0.3 million tons to 2.5 million as high global corn prices are expected to encourage
exports at the expense of domestic use. However, Paraguay’s corn export prospects
are trimmed slightly (down 0.1 million tons) as revisions to the 2011/12 supply and
demand reveal increased domestic use.
Corn import prospects are down 2.0 million tons for China to 5.0 million, as high U.S. prices are expected to reduce the difference between international prices and corn prices in China, making imports less profitable. Forecast EU corn imports are also cut 2.0 million tons to 5.0 million as increased production prospects and soft meat demand are expected to limit the attractiveness of imports. Corn imports for Japan and South Korea are each reduced 0.5 million tons this month, in line with similar reductions for 2011/12. Japan and Korea are diversifying away from corn in compound feed rations, and the expected swing back to corn in 2012/13 is now expected to be muted with reduced U.S. supplies. Mexico’s corn imports are trimmed 0.3 million tons to 9.0 million, as high corn prices are expected to limit meat production. However, for Israel, corn imports are up 0.3 million tons to 1.6 million, as tight barley supplies are expected to shift demand to corn.
U.S. 2011/12 Corn Export Prospects Cut
U.S. corn export sales and shipments in recent weeks have slowed as U.S. prices
increased underpinned by new-crop production problems. U.S. 2011/12 exports are
reduced 2.5 million tons this month to 40.0 million (down 50 million bushels to 1.6
billion bushels for the September-August local marketing year). Census export data
for October 2011 through May 2012 reached 28.7 million tons, down 5 percent
from the previous year. Recently, the pace of sales and shipments has slowed
further. June export inspections reached 2.8 million tons, down over a million tons
from a year earlier. At the end of June, corn outstanding sales were 5.7 million
tons, down from 8.3 million a year ago.
Despite the significant reduction in U.S. corn exports, world corn trade for 2011/12 is forecast slightly higher this month, up 0.3 million tons to 97.0 million. Recently available trade data indicate India has been exporting large amounts of corn, and exports are forecast up 1.4 million tons to 3.8 million. Brazil has also been pricing corn for export very competitively, and expected exports are up 1.0 million tons to 11.0 million. EU corn exports are raised 0.4 million tons to 3.1 million, based on the strong pace of export licenses, a record amount for the dozen years where comparable data are readily available. Russia has been exporting more corn than expected to neighboring countries, so 2011/12 exports are up 0.2 million tons to 2.2 million. There are small reductions in expected corn exports this month for Paraguay and China.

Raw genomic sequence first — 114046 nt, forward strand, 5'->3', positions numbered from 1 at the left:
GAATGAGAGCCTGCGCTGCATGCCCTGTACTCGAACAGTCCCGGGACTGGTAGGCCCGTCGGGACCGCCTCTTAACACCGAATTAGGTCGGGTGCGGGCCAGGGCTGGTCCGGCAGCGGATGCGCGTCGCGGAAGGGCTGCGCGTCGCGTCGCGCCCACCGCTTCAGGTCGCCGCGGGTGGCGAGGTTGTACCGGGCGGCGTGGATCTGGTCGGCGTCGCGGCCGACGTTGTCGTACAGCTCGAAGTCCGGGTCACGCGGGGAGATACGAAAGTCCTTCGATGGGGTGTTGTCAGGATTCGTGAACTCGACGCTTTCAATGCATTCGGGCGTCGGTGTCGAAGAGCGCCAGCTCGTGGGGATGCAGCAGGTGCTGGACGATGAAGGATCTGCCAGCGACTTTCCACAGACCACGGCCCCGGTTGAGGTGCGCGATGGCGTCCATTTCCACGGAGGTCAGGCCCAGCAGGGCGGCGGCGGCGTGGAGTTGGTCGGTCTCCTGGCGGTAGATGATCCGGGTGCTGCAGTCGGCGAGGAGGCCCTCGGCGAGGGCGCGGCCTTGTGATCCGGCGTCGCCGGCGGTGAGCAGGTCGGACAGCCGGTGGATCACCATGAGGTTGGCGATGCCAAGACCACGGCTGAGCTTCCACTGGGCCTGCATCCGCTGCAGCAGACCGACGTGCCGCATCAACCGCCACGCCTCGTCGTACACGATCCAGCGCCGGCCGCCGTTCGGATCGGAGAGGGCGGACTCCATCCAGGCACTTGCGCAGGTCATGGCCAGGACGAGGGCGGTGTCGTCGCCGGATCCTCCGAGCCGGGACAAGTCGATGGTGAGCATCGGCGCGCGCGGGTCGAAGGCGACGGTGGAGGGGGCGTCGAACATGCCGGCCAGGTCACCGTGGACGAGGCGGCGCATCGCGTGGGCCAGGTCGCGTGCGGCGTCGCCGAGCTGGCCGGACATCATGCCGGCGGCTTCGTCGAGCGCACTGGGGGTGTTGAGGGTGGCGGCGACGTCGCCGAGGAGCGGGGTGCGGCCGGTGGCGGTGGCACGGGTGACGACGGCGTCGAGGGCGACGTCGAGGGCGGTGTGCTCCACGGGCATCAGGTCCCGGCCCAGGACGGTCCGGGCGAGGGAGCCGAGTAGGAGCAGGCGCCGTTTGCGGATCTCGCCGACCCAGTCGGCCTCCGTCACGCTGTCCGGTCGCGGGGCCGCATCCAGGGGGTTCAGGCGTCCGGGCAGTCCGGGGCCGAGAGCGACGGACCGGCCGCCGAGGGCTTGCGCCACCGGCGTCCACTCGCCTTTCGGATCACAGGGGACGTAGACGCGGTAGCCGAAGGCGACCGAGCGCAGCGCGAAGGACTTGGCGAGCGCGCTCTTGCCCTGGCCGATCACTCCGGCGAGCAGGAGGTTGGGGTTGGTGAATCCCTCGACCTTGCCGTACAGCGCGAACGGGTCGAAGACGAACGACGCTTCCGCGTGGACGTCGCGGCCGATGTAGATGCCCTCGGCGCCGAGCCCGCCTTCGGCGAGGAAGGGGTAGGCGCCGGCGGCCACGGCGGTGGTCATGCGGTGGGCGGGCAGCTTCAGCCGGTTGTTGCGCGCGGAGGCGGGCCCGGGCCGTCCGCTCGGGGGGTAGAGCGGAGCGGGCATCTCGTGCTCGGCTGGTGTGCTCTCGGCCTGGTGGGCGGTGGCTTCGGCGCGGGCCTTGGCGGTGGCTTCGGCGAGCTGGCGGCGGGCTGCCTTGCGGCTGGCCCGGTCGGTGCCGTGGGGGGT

Changes to expected 2011/12 corn imports are mostly offsetting, with South Korea and Japan each reduced 0.5 million tons based on the slow pace of purchases, but the EU increased 0.8 million as imports and import licenses have been brisk. Peru’s imports are up 0.2 million tons, and U.S. imports are increased slightly.
World Barley Trade Reduced With Tighter Supplies in Ukraine and Russia
Global barley trade in 2012/13 is reduced 0.4 million tons this month to 16.7 million as some exporters’ production prospects wane. Ukraine’s exports are cut 0.5 million tons to 2.0 million, while Russia and Canada are each trimmed 0.2 million to 2.0 million and 1.1 million, respectively. This is partly offset by increased export prospects for Australia, up 0.3 million, and Argentina, up 0.2 million. Barley import prospects for Israel and Syria are reduced, but prospects for Russia are increased.July 2012
Published by USDA Economic Research Service